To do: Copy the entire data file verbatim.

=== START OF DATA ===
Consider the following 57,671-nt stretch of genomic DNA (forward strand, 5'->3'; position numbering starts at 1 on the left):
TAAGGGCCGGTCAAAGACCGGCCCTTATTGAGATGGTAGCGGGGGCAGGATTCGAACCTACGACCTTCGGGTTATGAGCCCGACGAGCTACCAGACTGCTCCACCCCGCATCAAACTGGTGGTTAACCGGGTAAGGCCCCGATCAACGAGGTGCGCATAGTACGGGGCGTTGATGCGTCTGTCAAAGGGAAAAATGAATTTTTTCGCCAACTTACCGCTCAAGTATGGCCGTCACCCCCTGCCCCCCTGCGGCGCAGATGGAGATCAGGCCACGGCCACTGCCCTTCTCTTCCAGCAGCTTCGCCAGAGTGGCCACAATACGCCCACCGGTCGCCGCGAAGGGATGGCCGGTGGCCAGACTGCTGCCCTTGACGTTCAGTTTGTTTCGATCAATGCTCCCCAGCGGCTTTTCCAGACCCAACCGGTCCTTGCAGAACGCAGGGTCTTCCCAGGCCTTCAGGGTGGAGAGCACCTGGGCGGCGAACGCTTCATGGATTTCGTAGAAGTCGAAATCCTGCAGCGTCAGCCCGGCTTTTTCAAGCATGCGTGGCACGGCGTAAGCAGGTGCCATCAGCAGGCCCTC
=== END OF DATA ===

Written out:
Consider the following 57,671-nt stretch of genomic DNA (forward strand, 5'->3'; position numbering starts at 1 on the left):
TAAGGGCCGGTCAAAGACCGGCCCTTATTGAGATGGTAGCGGGGGCAGGATTCGAACCTACGACCTTCGGGTTATGAGCCCGACGAGCTACCAGACTGCTCCACCCCGCATCAAACTGGTGGTTAACCGGGTAAGGCCCCGATCAACGAGGTGCGCATAGTACGGGGCGTTGATGCGTCTGTCAAAGGGAAAAATGAATTTTTTCGCCAACTTACCGCTCAAGTATGGCCGTCACCCCCTGCCCCCCTGCGGCGCAGATGGAGATCAGGCCACGGCCACTGCCCTTCTCTTCCAGCAGCTTCGCCAGAGTGGCCACAATACGCCCACCGGTCGCCGCGAAGGGATGGCCGGTGGCCAGACTGCTGCCCTTGACGTTCAGTTTGTTTCGATCAATGCTCCCCAGCGGCTTTTCCAGACCCAACCGGTCCTTGCAGAACGCAGGGTCTTCCCAGGCCTTCAGGGTGGAGAGCACCTGGGCGGCGAACGCTTCATGGATTTCGTAGAAGTCGAAATCCTGCAGCGTCAGCCCGGCTTTTTCAAGCATGCGTGGCACGGCGTAAGCAGGTGCCATCAGCAGGCCCTC